I am adding a few build photos so you can see how it's put together. On par with everything out there. You may notice that originally the temperature control unit was inside and completely different than the one I ended up using. The one I first attempted to use was a cheap $12 temp control unit which is not a PID (PID unit is predictive so that as it reaches temperature it will turn off prior to getting to the temperature so it doesn't fly past your desired temp.) The original temp unit used a thermistor which is proprietary to the Chinese temp controller. Which means you'll never get a replacement. It worked great for about 30 minutes and then thermistor wire melted rendering the whole temp unit broken. The second unit I bought was $35. It uses a K thermocouple which has temperature insulated wires. This worked fantastic for about 6 hours and then the whole temp unit melted. I realized that no matter how much I insulated the temp controller there was no way to mount it that close to the chute. I decided to mount it on the exterior in a custom enclosure. You can google this TA4E. Which is the temp controller I used in the end since it was 12v and can read out in fahrenheit. It's quite advanced but there are youtube videos on how to set it up. I powered it with a 12v 5w transformer $10 and a $10 12v fan from amazon. Since there is hardly any current you don't need an external relay. For the inside wiring I used thermocouple wire, I just bought thermocouples and cut the sensor off. There are 2 wires in a thermocouple and they are very thin so I used both wires for every connection. Meaning I used 2 wires for 12v+, 2 wires for 12v- and so on. The top comes off the smoker so you can access all the wiring and replace anything as time goes on. If anyone decides to buy the same temp controller let me know and I'll give you all my values I used to set it up and I am happy to explain how it works.

 

 

 

 

 

post #8 of 11
Hi good looking smoker. I have time during the Winter months and would like to have a go at one of these. Have yo got the drawings you can send me?

Smokin Monkey 🇬🇧
post #9 of 11

Need to talk with you on this project. Been researching this and so far you have given the best info. What would be the easiest way to get ahold of you?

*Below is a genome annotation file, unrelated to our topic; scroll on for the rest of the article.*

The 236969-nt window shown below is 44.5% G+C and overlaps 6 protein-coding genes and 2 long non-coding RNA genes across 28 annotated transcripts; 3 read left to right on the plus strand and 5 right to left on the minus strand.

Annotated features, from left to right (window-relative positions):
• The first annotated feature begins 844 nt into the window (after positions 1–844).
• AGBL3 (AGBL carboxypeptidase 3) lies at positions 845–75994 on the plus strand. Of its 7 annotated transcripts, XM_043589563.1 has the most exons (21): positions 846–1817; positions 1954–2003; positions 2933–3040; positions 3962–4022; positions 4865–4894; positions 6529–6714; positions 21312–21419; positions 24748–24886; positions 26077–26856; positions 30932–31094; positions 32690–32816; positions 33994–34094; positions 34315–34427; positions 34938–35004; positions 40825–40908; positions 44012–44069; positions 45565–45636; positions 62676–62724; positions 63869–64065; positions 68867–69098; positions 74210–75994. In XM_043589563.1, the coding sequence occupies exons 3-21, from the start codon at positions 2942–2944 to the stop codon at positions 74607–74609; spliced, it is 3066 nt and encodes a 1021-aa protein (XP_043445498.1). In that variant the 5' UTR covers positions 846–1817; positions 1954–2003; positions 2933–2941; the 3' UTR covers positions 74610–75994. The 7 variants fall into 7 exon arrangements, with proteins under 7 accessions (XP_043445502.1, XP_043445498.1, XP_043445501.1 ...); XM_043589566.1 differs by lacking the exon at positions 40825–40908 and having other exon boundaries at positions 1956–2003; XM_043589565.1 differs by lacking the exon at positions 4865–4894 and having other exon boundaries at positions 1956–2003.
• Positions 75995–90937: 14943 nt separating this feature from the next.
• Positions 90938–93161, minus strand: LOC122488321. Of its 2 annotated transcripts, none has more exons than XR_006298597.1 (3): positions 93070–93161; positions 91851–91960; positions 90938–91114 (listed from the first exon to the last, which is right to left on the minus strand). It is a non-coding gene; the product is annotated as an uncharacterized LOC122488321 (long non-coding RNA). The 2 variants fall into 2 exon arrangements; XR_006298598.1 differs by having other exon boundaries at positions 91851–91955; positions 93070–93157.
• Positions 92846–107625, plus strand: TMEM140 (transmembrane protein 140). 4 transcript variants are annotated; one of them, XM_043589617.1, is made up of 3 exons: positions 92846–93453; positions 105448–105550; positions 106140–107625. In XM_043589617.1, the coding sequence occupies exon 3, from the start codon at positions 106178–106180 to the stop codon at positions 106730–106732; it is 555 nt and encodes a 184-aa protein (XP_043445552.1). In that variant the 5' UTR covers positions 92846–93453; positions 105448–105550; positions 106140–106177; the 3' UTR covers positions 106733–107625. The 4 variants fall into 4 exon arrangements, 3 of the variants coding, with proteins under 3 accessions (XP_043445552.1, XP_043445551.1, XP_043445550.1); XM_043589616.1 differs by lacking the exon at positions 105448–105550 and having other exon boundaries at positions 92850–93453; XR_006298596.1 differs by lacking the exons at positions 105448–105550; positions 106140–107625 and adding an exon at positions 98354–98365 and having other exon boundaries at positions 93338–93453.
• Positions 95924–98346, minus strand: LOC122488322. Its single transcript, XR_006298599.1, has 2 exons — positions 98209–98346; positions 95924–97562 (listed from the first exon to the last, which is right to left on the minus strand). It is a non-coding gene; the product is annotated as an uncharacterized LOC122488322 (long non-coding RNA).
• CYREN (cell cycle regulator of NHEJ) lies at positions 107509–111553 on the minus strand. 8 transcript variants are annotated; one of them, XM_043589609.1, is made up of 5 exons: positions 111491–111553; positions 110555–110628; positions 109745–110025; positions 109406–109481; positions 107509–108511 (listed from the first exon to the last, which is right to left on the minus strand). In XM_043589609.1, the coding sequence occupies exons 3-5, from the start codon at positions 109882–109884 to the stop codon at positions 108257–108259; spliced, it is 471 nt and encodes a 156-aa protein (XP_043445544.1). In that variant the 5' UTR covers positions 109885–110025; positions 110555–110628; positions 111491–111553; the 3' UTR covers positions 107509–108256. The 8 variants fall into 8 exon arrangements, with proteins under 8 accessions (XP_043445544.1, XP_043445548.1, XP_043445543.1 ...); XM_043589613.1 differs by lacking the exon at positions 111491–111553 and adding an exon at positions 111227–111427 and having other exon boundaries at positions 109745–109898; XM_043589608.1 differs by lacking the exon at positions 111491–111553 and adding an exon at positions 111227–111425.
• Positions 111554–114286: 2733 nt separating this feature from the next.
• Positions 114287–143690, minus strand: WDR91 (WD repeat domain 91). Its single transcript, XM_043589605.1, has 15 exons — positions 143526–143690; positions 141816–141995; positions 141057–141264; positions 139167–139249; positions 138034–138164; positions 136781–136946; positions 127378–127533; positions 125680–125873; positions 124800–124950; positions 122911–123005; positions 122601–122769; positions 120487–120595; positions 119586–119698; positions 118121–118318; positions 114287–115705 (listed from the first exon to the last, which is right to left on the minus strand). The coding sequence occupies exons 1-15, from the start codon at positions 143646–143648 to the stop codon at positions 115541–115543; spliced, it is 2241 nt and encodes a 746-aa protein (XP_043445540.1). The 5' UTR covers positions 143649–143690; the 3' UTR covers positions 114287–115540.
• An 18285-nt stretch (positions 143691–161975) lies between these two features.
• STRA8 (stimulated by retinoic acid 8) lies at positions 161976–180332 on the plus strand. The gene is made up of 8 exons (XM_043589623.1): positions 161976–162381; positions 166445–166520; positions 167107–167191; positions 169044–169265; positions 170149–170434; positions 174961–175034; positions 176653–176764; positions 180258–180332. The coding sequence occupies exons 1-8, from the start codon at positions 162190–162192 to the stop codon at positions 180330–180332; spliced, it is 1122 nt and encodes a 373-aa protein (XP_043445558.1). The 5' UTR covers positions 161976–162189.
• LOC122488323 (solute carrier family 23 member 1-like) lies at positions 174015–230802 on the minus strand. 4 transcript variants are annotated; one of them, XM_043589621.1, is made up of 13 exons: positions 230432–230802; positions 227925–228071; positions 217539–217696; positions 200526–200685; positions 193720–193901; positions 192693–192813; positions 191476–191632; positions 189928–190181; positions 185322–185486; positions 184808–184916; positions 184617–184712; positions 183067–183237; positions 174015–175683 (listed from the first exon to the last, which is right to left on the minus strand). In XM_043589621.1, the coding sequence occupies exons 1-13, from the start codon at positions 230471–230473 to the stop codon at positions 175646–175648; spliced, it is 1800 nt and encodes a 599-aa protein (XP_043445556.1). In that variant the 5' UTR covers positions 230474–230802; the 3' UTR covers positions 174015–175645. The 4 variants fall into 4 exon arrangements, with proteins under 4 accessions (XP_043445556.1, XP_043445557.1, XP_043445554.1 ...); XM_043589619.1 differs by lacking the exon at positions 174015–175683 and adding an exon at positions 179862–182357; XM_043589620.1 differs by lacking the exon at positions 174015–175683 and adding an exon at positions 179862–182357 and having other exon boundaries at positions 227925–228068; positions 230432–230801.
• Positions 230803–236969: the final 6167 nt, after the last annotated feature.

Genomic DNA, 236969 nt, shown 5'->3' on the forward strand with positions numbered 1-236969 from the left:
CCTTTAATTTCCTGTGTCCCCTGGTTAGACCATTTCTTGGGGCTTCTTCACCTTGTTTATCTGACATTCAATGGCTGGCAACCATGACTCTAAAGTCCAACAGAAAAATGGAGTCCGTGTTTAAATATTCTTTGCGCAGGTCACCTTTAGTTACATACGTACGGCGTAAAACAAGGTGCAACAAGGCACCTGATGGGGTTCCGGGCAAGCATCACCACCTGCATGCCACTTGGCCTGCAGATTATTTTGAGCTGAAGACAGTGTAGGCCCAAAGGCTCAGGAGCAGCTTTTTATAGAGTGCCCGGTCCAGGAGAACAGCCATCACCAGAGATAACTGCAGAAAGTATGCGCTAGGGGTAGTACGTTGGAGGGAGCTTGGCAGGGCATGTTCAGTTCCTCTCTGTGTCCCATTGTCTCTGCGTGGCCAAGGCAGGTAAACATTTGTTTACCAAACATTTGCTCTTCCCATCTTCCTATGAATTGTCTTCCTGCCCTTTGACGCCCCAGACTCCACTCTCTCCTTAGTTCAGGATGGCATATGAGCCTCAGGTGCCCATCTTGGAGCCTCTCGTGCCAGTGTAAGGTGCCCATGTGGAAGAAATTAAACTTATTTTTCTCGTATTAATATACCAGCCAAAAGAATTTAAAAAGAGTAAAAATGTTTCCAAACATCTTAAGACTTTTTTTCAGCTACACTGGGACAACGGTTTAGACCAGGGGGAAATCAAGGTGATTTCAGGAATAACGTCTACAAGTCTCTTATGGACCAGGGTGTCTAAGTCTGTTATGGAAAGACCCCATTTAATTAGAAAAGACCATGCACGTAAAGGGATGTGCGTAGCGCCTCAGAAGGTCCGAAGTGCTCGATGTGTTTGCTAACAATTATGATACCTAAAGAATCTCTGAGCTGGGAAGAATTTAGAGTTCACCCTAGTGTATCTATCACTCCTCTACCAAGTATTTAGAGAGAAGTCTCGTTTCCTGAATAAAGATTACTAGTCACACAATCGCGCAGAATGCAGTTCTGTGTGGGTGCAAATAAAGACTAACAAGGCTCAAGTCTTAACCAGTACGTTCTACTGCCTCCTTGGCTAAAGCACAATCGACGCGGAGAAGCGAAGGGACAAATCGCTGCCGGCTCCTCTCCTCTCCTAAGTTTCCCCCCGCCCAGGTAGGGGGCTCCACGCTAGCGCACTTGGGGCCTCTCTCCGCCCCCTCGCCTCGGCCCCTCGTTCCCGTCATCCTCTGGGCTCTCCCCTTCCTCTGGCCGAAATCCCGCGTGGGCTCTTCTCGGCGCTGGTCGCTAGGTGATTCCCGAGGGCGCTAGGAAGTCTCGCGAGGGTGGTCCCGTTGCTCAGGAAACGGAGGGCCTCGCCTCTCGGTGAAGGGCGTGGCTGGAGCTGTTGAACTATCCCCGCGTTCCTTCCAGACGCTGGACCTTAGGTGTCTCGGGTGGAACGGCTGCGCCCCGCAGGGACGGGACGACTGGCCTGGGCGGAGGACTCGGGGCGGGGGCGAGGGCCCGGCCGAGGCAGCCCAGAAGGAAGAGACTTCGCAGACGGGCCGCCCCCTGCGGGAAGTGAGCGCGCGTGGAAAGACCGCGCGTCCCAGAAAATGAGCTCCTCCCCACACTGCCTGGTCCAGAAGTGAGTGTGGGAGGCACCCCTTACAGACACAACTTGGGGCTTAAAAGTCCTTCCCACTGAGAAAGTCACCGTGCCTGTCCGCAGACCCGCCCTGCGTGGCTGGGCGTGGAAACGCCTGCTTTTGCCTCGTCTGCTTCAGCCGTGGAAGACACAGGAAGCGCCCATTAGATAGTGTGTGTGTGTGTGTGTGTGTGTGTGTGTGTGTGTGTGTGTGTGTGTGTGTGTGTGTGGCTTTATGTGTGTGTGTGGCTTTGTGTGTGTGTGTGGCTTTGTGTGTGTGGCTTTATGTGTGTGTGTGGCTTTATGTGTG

post #10 of 11

I also need to talk with you.  I am building a unit thats about 3 times this size of your smoker.  I am wondering if I need to scale my hopper 3 times to yours to get the right amount of heat. 

post #11 of 11
Thread Starter 
Sorry for the late reply work has had a strangle hold on me. I believe that it all comes down to fire management. I used a temperature controller and fan. This means when the temps in the cook box drop the fan turns on to boost the fire temp and thus the temp in the cooking box. That said a larger cooking box is going to be harder to keep warm which means that fan is going to be working more. Your temps will be less even throughout for sure. But if that fire is raging to keep it warm enough throughout then it maybe be considerably hotter near the fire than away from it. I'd say scale up and make sure if you go wider you get that smoke to really travel around that deflector plate. That could be your biggest challenge. Scaling up would mean a more even fire. I might make mine slightly deeper and wider. Mine was 8" x 8" at its widest point maybe 9" x 9" and if it's a huge smoker then 10" x10". Too big you'll have your temps creeping up on you and might have a problem staying level. What this means is really your hopper or chute size defiantly doesn't need to be 3 times the size. Mine can take a full 18lb bag of charcoal and run 20 hours on that so yours could take more but it may not be necessary to run that long. My longest smoke had been 10 hours. I'd scale up but marginally. I'd seek other people's input also because this is the type of thing that if you get it wrong there is not going back to modify it.